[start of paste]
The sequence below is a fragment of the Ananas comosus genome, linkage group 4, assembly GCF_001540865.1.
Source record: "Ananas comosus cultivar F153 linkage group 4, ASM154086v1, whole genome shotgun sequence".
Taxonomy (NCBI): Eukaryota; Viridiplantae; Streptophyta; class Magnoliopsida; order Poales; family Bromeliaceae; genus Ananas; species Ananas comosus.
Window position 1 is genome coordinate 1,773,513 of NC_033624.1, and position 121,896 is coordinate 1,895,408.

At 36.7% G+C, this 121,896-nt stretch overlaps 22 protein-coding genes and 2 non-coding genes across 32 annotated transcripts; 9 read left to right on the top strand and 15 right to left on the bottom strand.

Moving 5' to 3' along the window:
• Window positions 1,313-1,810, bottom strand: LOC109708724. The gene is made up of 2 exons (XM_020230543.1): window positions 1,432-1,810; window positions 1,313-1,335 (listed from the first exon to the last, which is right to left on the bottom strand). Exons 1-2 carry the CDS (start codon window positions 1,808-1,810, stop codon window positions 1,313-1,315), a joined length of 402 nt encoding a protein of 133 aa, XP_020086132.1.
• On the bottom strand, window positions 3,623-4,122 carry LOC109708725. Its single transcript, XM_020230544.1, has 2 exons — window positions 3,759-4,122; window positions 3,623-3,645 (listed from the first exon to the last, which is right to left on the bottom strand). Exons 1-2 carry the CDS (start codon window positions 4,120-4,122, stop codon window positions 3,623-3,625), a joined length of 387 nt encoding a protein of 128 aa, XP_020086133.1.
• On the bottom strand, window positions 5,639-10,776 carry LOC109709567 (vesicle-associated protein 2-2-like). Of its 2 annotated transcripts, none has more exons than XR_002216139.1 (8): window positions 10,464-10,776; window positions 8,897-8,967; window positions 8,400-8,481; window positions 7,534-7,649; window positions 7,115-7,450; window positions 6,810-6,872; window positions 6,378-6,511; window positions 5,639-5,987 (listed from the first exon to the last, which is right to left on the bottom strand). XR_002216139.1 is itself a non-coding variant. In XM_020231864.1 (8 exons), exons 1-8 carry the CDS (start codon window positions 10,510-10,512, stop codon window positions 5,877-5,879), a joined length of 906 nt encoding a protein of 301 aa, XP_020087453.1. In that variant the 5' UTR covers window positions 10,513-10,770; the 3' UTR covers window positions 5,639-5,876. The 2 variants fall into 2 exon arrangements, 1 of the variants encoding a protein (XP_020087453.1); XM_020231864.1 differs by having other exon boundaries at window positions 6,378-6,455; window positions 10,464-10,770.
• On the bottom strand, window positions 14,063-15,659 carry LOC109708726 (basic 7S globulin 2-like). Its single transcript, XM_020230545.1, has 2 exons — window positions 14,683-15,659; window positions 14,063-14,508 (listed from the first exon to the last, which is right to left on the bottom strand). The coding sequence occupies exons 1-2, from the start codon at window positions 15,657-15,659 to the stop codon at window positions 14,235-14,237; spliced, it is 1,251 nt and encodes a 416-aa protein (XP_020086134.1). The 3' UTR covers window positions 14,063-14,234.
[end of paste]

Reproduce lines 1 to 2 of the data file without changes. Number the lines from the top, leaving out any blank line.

The sequence below is a fragment of the Ananas comosus genome, linkage group 4, assembly GCF_001540865.1.
Source record: "Ananas comosus cultivar F153 linkage group 4, ASM154086v1, whole genome shotgun sequence".